• Undertake regular penetration testing to determine the vulnerabilities in your systems and networks so that you can address them before cyber criminals find and exploit them; and
  • Consider implementing an ISMS (information security management system) based on the requirements laid out by ISO 27001 – the world’s leading information security standard. Adoption of ISO 27001 is growing at a dramatic rate due to the data security assurance it offers.

To further strengthen your data security practices, take a look at our recommended solutions.

Data breach reporting: preventive measures and taking action

9. Your ability to contain a data breach

With data breaches on the rise, an effective response plan is vital. Having measures in place to address any data breaches that occur will help you respond to and recover from a data breach quickly. The speed at which you identify and mitigate a breach can make a significant difference in controlling your risks, cost and exposure.


Check our data breach response tools and services for further guidance.

Data breach reporting: situational analysis

10. Your ability to report a data breach to authorities

Missing the GDPR’s 72-hour reporting deadline shouldn’t be taken lightly and could harm your organisation’s reputation. It will also affect whether or not you receive a fine from the ICO, and how heavy that fine might be.


Find out how you can strengthen your approach to reporting a data breach with these resources:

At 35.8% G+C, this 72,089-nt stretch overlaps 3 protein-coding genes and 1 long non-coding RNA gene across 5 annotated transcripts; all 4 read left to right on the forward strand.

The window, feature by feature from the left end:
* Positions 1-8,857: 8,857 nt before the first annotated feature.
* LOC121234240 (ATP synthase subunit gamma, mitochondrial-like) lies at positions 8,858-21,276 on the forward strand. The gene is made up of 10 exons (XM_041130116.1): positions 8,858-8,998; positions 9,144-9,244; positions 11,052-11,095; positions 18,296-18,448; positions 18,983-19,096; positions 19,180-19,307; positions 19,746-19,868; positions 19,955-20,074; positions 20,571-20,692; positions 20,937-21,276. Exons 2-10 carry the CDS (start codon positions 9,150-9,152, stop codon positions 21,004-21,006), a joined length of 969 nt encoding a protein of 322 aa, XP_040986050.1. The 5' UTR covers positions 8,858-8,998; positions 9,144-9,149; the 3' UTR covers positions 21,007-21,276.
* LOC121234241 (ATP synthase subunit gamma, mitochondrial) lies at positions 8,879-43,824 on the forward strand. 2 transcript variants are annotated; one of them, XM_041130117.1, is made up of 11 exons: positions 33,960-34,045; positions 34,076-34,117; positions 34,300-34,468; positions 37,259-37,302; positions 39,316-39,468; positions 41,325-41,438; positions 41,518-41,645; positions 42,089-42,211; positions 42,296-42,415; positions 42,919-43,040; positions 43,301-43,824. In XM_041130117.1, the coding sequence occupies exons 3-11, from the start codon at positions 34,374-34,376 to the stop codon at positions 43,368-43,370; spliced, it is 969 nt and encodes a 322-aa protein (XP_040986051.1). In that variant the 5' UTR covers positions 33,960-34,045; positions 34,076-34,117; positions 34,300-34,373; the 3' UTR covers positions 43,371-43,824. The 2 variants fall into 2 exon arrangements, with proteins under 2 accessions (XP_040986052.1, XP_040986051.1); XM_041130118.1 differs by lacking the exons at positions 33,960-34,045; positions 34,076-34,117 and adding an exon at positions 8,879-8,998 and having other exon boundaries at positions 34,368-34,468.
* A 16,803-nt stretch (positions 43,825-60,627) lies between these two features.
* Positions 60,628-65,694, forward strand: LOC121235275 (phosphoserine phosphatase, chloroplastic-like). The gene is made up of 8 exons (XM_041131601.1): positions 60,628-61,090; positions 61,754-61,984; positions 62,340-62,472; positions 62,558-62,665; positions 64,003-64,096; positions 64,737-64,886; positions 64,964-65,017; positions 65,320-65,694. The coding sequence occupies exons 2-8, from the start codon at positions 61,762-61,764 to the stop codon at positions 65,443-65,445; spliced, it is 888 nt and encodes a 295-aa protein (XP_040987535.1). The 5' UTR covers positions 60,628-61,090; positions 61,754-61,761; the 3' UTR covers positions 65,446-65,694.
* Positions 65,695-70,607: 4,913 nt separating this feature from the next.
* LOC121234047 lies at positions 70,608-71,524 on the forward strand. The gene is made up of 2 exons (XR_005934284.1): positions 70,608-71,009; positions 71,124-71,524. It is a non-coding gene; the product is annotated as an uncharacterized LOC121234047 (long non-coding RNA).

Data breach reporting: oversight

11. Your ability to report a data breach to those affected

Under the GDPR, you’re not only required to report a breach to the ICO but must also notify data subjects of data breaches that present a high risk to their rights and freedoms.

The GDPR mandates that data processors notify data controllers of personal data breaches “without undue delay”. Data controllers must inform the ICO of breaches that are likely to result in a risk to data subjects’ rights and freedoms within 72 hours of becoming aware of the breach.


Find out how you can improve your data breach reporting:

Data breach reporting: oversight

12. Your GDPR expertise

Although the GDPR doesn’t require all organisations to appoint a DPO (data protection officer), appointing someone to focus on data protection is good practice, even if you do not call them a DPO.

The function doesn’t necessarily have to be in-house: appointing an external DPO is a simple solution to meet your requirements.


Take a look at what’s on offer.

Data breach reporting: oversight

This website uses cookies. View our cookie policy